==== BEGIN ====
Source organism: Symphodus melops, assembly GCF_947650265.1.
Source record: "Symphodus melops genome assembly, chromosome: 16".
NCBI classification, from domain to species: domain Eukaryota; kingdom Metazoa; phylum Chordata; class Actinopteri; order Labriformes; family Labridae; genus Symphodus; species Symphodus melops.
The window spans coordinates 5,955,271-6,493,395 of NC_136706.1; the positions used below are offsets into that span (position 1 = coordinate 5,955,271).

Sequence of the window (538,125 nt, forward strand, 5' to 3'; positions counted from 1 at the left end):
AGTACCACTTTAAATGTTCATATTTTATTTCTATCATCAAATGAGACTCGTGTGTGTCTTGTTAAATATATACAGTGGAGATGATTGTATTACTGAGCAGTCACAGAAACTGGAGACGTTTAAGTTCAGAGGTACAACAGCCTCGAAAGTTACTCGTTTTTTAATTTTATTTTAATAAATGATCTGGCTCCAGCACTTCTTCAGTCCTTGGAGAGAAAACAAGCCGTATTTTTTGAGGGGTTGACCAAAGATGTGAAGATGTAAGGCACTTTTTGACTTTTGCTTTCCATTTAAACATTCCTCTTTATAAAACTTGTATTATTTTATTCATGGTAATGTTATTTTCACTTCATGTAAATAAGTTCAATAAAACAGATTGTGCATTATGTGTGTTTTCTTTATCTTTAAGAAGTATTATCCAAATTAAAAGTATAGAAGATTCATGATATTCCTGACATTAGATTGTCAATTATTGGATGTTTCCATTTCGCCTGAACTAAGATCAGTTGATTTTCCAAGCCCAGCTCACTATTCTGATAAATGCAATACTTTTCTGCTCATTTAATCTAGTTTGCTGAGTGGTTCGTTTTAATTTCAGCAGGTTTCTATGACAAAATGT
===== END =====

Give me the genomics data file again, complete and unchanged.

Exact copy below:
Source organism: Symphodus melops, assembly GCF_947650265.1.
Source record: "Symphodus melops genome assembly, chromosome: 16".
NCBI classification, from domain to species: domain Eukaryota; kingdom Metazoa; phylum Chordata; class Actinopteri; order Labriformes; family Labridae; genus Symphodus; species Symphodus melops.
The window spans coordinates 5,955,271-6,493,395 of NC_136706.1; the positions used below are offsets into that span (position 1 = coordinate 5,955,271).

Sequence of the window (538,125 nt, forward strand, 5' to 3'; positions counted from 1 at the left end):
AGTACCACTTTAAATGTTCATATTTTATTTCTATCATCAAATGAGACTCGTGTGTGTCTTGTTAAATATATACAGTGGAGATGATTGTATTACTGAGCAGTCACAGAAACTGGAGACGTTTAAGTTCAGAGGTACAACAGCCTCGAAAGTTACTCGTTTTTTAATTTTATTTTAATAAATGATCTGGCTCCAGCACTTCTTCAGTCCTTGGAGAGAAAACAAGCCGTATTTTTTGAGGGGTTGACCAAAGATGTGAAGATGTAAGGCACTTTTTGACTTTTGCTTTCCATTTAAACATTCCTCTTTATAAAACTTGTATTATTTTATTCATGGTAATGTTATTTTCACTTCATGTAAATAAGTTCAATAAAACAGATTGTGCATTATGTGTGTTTTCTTTATCTTTAAGAAGTATTATCCAAATTAAAAGTATAGAAGATTCATGATATTCCTGACATTAGATTGTCAATTATTGGATGTTTCCATTTCGCCTGAACTAAGATCAGTTGATTTTCCAAGCCCAGCTCACTATTCTGATAAATGCAATACTTTTCTGCTCATTTAATCTAGTTTGCTGAGTGGTTCGTTTTAATTTCAGCAGGTTTCTATGACAAAATGT